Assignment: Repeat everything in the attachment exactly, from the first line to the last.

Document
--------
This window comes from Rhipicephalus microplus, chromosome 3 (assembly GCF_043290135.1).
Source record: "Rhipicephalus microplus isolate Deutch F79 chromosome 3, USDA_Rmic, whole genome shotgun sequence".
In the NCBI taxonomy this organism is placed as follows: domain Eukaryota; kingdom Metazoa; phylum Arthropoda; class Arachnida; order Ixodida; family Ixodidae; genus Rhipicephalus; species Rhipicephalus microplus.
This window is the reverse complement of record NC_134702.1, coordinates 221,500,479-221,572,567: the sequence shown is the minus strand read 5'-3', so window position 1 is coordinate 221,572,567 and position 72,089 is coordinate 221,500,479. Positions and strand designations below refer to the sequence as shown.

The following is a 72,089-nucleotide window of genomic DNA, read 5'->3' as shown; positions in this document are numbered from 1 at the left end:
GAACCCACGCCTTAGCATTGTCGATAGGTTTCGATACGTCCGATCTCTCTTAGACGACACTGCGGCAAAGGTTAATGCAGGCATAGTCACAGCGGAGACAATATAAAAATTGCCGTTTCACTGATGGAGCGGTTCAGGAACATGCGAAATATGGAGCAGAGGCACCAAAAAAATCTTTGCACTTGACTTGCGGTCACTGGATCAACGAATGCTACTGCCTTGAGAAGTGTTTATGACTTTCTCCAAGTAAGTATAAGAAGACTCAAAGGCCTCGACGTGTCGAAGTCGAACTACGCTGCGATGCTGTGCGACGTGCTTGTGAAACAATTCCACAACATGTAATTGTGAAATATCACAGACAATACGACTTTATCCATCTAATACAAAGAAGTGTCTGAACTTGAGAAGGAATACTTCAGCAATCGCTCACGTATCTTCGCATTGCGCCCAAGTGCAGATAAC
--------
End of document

This window comes from Rhipicephalus microplus, chromosome 3 (assembly GCF_043290135.1).
Source record: "Rhipicephalus microplus isolate Deutch F79 chromosome 3, USDA_Rmic, whole genome shotgun sequence".
In the NCBI taxonomy this organism is placed as follows: domain Eukaryota; kingdom Metazoa; phylum Arthropoda; class Arachnida; order Ixodida; family Ixodidae; genus Rhipicephalus; species Rhipicephalus microplus.
This window is the reverse complement of record NC_134702.1, coordinates 221,500,479-221,572,567: the sequence shown is the minus strand read 5'-3', so window position 1 is coordinate 221,572,567 and position 72,089 is coordinate 221,500,479. Positions and strand designations below refer to the sequence as shown.

The following is a 72,089-nucleotide window of genomic DNA, read 5'->3' as shown; positions in this document are numbered from 1 at the left end:
GAACCCACGCCTTAGCATTGTCGATAGGTTTCGATACGTCCGATCTCTCTTAGACGACACTGCGGCAAAGGTTAATGCAGGCATAGTCACAGCGGAGACAATATAAAAATTGCCGTTTCACTGATGGAGCGGTTCAGGAACATGCGAAATATGGAGCAGAGGCACCAAAAAAATCTTTGCACTTGACTTGCGGTCACTGGATCAACGAATGCTACTGCCTTGAGAAGTGTTTATGACTTTCTCCAAGTAAGTATAAGAAGACTCAAAGGCCTCGACGTGTCGAAGTCGAACTACGCTGCGATGCTGTGCGACGTGCTTGTGAAACAATTCCACAACATGTAATTGTGAAATATCACAGACAATACGACTTTATCCATCTAATACAAAGAAGTGTCTGAACTTGAGAAGGAATACTTCAGCAATCGCTCACGTATCTTCGCATTGCGCCCAAGTGCAGATAAC